9. Miller, Marcus & Zhang, Lei, 1998. "Sovereign Liquidity Crises: the Strategic Case for a Payments Standstill," CEPR Discussion Papers 1820, C.E.P.R. Discussion Papers.
  10. Marcus H. Miller, 2002. "Sovereign Debt Restructuring: New Articles, New Contracts--Or No Change?," Policy Briefs PB02-03, Peterson Institute for International Economics.
  11. Arturo Bris & Ivo Welch, 2005. "The Optimal Concentration of Creditors," Journal of Finance, American Finance Association, vol. 60(5), pages 2193-2212, October.
  12. Ghosal, Sayantan & Miller, Marcus, 2003. "Coordination Failure, Moral Hazard and Sovereign Bankruptcy Procedures," CEPR Discussion Papers 3729, C.E.P.R. Discussion Papers.
  13. Mark Gugiatti & Anthony Richards, 2003. "Do Collective Action Clauses Influence Bond Yields? New Evidence from Emerging Markets," RBA Research Discussion Papers rdp2003-02, Reserve Bank of Australia.
  14. Barry Eichengreen & Kenneth Kletzer, 2003. "Crisis Resolution: Next Steps," NBER Working Papers 10095, National Bureau of Economic Research, Inc.
  15. Gertner, Robert & Scharfstein, David, 1991. " A Theory of Workouts and the Effects of Reorganization Law," Journal of Finance, American Finance Association, vol. 46(4), pages 1189-1222, September.
  16. Corsetti, Giancarlo & Guimarães, Bernardo & Roubini, Nouriel, 2004. "International Lending of Last Resort and Moral Hazard: A Model of the IMF's Catalytic Finance," CEPR Discussion Papers 4383, C.E.P.R. Discussion Papers.
  17. Eichengreen, Barry & Ruehl, Christoph, 2000. "The Bail-In Problem: Systematic Goals, Ad Hoc Means," CEPR Discussion Papers 2427, C.E.P.R. Discussion Papers.
  18. Haldane, Andrew G. & Penalver, Adrian & Saporta, Victoria & Shin, Hyun Song, 2005. "Analytics of sovereign debt restructuring," Journal of International Economics, Elsevier, vol. 65(2), pages 315-333, March.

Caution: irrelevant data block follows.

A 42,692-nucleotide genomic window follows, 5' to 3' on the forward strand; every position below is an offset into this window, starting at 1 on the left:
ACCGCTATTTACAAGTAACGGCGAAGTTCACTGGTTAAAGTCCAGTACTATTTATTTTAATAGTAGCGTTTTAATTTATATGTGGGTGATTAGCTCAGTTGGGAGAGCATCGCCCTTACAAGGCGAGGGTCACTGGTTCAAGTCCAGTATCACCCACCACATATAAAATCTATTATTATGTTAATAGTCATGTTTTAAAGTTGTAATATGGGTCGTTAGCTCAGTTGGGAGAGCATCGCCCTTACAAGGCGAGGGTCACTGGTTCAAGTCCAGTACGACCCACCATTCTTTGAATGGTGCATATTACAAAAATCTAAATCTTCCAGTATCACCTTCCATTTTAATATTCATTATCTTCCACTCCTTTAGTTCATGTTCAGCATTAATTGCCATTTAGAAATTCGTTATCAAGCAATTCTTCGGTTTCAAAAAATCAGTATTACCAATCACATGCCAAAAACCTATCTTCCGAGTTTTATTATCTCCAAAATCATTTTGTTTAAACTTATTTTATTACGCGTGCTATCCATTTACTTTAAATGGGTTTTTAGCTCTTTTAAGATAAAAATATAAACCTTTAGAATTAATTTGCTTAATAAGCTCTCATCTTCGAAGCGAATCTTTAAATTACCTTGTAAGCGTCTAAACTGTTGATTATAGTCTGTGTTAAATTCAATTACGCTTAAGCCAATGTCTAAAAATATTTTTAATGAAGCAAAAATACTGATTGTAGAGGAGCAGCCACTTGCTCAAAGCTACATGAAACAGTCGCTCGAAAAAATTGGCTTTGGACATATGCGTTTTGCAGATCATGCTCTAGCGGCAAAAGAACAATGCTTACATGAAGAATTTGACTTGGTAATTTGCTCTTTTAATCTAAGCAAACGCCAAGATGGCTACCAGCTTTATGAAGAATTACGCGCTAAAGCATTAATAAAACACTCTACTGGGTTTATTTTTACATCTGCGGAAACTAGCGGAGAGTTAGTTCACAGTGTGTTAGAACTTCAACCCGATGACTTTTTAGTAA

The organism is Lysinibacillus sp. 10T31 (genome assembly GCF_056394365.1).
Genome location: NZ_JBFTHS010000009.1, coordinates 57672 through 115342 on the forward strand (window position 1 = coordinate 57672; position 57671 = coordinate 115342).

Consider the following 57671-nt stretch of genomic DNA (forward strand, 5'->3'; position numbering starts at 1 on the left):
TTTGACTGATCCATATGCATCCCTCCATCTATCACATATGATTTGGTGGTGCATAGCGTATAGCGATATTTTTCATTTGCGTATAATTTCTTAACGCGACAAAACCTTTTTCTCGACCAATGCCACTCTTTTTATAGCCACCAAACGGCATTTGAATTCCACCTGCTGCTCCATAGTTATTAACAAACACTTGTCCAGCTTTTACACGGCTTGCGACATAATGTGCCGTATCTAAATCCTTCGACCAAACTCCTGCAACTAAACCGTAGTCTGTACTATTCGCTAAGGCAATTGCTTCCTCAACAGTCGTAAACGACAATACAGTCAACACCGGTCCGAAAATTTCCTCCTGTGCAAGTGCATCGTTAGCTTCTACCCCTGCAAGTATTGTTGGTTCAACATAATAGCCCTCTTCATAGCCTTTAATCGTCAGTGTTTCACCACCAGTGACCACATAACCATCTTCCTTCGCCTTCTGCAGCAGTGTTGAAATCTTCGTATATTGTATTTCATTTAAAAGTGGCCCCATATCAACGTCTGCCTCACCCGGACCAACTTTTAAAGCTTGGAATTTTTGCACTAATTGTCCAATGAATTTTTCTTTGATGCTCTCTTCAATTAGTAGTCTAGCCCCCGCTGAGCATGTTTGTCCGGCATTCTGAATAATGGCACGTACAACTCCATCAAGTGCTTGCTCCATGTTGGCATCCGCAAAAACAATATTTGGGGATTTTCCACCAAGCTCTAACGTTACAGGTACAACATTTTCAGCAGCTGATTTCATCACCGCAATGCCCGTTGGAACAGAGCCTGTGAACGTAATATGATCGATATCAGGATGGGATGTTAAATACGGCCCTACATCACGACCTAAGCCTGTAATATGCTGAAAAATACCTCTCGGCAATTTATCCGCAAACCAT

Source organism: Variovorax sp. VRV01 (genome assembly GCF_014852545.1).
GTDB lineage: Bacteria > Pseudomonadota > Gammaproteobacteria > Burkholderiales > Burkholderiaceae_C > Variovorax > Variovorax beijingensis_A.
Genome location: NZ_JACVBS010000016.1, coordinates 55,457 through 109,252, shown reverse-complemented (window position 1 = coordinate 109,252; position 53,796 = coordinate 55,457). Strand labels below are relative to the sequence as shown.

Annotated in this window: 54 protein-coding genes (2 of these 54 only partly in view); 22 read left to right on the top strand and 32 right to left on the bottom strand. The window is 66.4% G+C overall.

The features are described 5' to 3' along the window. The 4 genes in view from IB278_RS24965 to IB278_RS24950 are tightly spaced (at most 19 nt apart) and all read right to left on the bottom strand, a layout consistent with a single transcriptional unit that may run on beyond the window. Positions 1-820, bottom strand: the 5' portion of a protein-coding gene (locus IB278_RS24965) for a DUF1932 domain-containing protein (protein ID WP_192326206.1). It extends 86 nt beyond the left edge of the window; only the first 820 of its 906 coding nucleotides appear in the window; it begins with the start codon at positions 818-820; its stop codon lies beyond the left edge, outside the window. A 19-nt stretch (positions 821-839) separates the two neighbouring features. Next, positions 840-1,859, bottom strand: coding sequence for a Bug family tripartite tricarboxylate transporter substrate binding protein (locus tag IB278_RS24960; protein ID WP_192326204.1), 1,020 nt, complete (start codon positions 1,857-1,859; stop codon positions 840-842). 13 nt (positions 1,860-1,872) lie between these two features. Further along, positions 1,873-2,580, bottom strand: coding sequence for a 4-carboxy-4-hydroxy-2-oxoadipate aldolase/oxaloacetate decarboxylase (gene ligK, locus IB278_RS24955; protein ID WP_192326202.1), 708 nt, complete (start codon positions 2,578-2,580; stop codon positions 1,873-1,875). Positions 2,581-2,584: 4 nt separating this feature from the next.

19. Atkeson, Andrew, 1991. "International Lending with Moral Hazard and Risk of Repudiation," Econometrica, Econometric Society, vol. 59(4), pages 1069-89, July.
  20. Olivier Jeanne, 2004. "Debt Maturity and the International Financial Architecture," IMF Working Papers 04/137, International Monetary Fund.
  21. Kenneth Kletzer, 2003. "Sovereign Bond Restructuring; Collective Action Clauses and official Crisis Intervention," IMF Working Papers 03/134, International Monetary Fund.
Full references (including those not matched with items on IDEAS)

This item is not listed on Wikipedia, on a reading list or among the top items on IDEAS.

When requesting a correction, please mention this item's handle: RePEc:eee:inecon:v:67:y:2005:i:1:p:47-72. See general information about how to correct material in RePEc.

For technical questions regarding this item, or to correct its authors, title, abstract, bibliographic or download information, contact: (Zhang, Lei)

If you have authored this item and are not yet registered with RePEc, we encourage you to do it here. This allows to link your profile to this item. It also allows you to accept potential citations to this item that we are uncertain about.

If references are entirely missing, you can add them using this form.

If the full references list an item that is present in RePEc, but the system did not link to it, you can help with this form.

If you know of missing items citing this one, you can help us creating those links by adding the relevant references in the same way as above, for each refering item. If you are a registered author of this item, you may also want to check the "citations" tab in your profile, as there may be some citations waiting for confirmation.

Please note that corrections may take a couple of weeks to filter through the various RePEc services.

This information is provided to you by IDEAS at the Research Division of the Federal Reserve Bank of St. Louis using RePEc data.